At the start of the game you can choose to play as Either Ignatius or Nadia. Each character has their own unique way of fighting and, as much as I loved to play as Ignatius, Nadia just rips through the creatures so much better with ease. It’s incredibly badass. You traverse through London streets, basements, rooftops, sewers and other locations hacking your way through the nightmare creatures. The controls, my god, the controls are severely flawed making the game almost impossible to play. Imagine trying to play basketball without your arms. Actually you would probably have an easier time doing that than beating this game. You have a health bar at the bottom in red and an adrenaline bar in blue on the left side of the screen. When I first started playing, I noticed that regardless of who I was playing, I kept dropping dead seemingly at random. I didn’t know what I was doing wrong. Was there a time limit? What was happening? I researched through the instruction booklet and found out that both characters are apparently infected with something called the “trance modification virus”. Well that’s awesome, but what does it mean? The adrenaline bar! Once your adrenaline bar is completely empty your health starts to drain. Oh, that’s right. It’s pretty ridiculous. The only way to keep the adrenaline meter full is to keep killing creatures. This is an interesting mechanic but since it was never explained in the game at all and I had to read through the instruction booklet to even figure it out, it caused me a great deal of frustration. Each character has a basic set of movement abilities with varying combo attacks you can utilize. As you upgrade your weapons and perform the right combos you can sever limbs from your enemies causing them to bleed and stumble about. You can collect items to increase your health or use the secondary weapons such as guns, spells, or bombs. So, everything seemed to be in the right place with this game but it suffered from some of the worst controls I’ve ever experienced. Fighting is riddled with poor camera angles and clunky movement although you can jump, run, back step, strafe, and block your success is basically determined by pure luck and button mashing. The camera is so bad that just simply trying to turn around while you’re in a fight can mean instant death. Strategy in this game is non-existent. I tried. I really did, but even after awhile of getting used to the controls and the movement of the game, these problems are really what make Nightmare Creatures a mediocre game at best. If you lack any sort of patience you would quickly give up on it and toss it aside for something else. Probably the reason why the game is more obscure today. The game starts off fair, but gets brutally difficult. You get three lives to start off with, though you can pick up extra lives along the way. Even then, these extra lives are incredibly rare, being very few and far between, and hidden within the world map. The health bar can be depleted down to nothing very quickly. As such, trying to imagine going through this whole game like this seems like an impossible task. You could say it’s even more Dark Souls than even Dark Souls itself. No? Awww, give me a break. You can save your progress or use one of those really old and weird password systems. It will start you off at the beginning of the level again which is at least something, but the game’s difficulty is just too unbalanced.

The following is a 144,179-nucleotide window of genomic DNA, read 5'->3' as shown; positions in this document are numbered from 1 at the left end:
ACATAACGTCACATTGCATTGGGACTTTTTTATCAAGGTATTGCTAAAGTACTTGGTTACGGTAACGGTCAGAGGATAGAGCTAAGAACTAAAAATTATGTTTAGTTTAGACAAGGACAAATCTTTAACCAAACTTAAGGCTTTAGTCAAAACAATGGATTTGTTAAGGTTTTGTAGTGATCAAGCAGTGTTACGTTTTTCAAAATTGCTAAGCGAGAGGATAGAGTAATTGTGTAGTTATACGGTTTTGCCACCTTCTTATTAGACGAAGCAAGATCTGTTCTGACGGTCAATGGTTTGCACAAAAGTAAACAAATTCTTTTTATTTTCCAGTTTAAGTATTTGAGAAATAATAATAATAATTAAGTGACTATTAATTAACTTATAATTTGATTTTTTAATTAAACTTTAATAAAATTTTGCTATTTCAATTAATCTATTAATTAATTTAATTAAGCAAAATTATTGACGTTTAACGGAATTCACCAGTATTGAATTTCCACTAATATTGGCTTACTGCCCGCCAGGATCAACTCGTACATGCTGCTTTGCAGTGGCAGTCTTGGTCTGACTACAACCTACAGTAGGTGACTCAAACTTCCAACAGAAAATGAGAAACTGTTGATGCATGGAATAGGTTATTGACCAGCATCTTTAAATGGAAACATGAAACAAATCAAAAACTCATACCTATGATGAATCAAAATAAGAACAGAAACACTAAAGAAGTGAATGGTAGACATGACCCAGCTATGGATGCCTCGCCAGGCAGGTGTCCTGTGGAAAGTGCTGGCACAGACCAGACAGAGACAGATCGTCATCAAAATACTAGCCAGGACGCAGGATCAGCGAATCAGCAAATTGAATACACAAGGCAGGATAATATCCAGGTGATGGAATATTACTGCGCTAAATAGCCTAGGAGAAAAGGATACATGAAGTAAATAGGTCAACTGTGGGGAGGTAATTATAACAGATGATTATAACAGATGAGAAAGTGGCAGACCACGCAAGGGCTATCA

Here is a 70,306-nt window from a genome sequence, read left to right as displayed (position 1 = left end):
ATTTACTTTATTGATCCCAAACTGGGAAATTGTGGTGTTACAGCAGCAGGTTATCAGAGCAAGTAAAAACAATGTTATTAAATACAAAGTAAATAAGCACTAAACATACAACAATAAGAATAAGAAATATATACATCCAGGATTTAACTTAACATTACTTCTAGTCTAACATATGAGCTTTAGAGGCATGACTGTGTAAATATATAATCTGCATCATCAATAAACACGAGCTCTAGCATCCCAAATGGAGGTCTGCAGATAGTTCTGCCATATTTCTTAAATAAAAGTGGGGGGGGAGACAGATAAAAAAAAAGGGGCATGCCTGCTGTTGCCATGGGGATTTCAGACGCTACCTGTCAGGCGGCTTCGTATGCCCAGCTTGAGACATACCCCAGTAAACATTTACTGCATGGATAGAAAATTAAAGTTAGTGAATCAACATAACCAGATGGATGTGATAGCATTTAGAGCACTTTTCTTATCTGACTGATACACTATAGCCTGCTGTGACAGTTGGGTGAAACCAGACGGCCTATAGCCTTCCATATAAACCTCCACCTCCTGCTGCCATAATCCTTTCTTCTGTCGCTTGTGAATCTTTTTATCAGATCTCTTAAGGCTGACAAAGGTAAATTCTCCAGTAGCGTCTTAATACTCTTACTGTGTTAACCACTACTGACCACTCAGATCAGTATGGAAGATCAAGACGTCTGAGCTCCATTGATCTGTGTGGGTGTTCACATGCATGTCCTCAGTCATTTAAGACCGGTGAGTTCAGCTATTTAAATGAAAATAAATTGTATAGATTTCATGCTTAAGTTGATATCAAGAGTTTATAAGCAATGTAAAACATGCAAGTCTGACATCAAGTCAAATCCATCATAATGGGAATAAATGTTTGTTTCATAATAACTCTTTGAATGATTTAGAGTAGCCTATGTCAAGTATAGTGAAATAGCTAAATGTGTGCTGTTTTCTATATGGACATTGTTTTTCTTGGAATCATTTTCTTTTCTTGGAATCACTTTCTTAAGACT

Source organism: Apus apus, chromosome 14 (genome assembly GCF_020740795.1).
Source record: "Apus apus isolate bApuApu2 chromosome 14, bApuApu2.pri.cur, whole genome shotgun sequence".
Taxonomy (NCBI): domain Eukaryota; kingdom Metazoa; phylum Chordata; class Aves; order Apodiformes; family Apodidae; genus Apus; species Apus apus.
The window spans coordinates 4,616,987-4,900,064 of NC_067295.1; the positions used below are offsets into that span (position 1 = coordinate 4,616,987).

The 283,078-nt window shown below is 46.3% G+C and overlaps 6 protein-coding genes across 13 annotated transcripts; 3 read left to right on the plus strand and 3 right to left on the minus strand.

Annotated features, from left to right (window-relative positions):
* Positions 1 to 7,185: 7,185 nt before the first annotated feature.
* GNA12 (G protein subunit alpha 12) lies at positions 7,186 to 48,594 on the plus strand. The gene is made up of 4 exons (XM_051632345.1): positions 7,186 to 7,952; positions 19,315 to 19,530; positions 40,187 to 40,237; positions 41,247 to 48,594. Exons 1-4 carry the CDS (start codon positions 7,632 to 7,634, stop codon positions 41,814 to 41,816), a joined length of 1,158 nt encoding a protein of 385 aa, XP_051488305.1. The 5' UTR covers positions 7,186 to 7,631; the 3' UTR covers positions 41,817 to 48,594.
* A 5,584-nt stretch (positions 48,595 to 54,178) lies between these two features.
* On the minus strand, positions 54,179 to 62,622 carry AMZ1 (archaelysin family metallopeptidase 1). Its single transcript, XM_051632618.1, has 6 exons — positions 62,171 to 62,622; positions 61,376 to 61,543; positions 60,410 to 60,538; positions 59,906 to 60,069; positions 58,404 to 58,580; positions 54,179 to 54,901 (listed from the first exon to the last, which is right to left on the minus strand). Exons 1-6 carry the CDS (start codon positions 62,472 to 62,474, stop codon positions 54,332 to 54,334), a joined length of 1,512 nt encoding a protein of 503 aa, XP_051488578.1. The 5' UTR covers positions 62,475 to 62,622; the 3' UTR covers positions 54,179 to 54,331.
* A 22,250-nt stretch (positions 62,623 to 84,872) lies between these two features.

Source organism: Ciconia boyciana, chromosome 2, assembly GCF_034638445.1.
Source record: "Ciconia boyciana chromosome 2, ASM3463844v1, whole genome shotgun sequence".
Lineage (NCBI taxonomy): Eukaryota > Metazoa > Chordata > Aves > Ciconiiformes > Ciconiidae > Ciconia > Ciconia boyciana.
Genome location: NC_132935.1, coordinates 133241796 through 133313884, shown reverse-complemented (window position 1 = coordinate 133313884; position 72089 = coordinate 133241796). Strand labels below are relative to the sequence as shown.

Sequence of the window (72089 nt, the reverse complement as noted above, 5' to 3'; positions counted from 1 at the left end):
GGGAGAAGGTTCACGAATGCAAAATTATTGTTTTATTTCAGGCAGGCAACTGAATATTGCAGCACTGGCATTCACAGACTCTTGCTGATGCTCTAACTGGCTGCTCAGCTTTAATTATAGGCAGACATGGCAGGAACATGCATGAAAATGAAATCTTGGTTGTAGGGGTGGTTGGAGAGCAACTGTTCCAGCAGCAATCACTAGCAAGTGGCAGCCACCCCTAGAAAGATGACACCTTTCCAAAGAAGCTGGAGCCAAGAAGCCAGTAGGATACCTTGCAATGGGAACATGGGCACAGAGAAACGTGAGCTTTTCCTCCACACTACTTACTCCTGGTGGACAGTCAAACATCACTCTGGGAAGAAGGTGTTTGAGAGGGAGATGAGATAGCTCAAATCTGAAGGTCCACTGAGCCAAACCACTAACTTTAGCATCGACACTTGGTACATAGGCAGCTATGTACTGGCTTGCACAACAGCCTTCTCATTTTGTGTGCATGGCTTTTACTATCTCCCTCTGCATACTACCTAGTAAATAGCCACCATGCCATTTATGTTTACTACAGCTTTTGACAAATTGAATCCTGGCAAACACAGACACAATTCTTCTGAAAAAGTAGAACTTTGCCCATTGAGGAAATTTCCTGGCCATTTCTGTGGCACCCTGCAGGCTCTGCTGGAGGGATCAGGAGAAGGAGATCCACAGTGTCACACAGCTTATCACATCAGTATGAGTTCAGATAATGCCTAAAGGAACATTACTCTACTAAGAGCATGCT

The graphics leave much to be desired. Even for 1997, Nightmare Creatures’ graphics are fairly poor. Everything is heavily pixelated and grainy. Refresh rates also seem fairly low. I realize I keep referencing Resident Evil but you would think that a year later graphics would not have to be such an issue. Resident Evil’s well rendered environments and attention to detail were so meticulously carried out that you really believed the setting you were in was terrifying. Nightmare Creatures just plain looks bad. Though, in contrast to the rest of the game, the blood and gore is carried out well. So, if you’re a gore fanatic, this game would surely not disappoint. Severing limbs while running through old London can be fun and satisfying. The cutscenes were done fairly well for the time, though they were left out of the Nintendo 64 version and replaced by text, while the PC and the PlayStation versions were pretty much identical. The sound design of the game is spot-on. I will give it that. The creatures sound genuine and character reactions to dealt damage give you the feeling that they are not just a pixelated fuzzy mess running through the streets. The music is ominous and gloomy, successfully immersing you into a gloom and doom environment. Nightmare Creatures is overall an a decent game. It was by no means groundbreaking for its time nor would it ever be in today’s standards. It was definitely riding on the successful coattails of Resident Evil. It’s gloomy atmosphere is executed well and if you’re feeling nostalgic, Nightmare Creatures is a fun game when you don’t have to think about much and you can just focus on action. If you’re up to the challenge and have the patience it will not disappoint. If you’re brave enough to get through the entire game Nightmare Creatures just may be a worthwhile experience for you even if it does suffer from some pretty crippling issues. I give Nightmare Creatures a hesitant RETROspective seal of approval.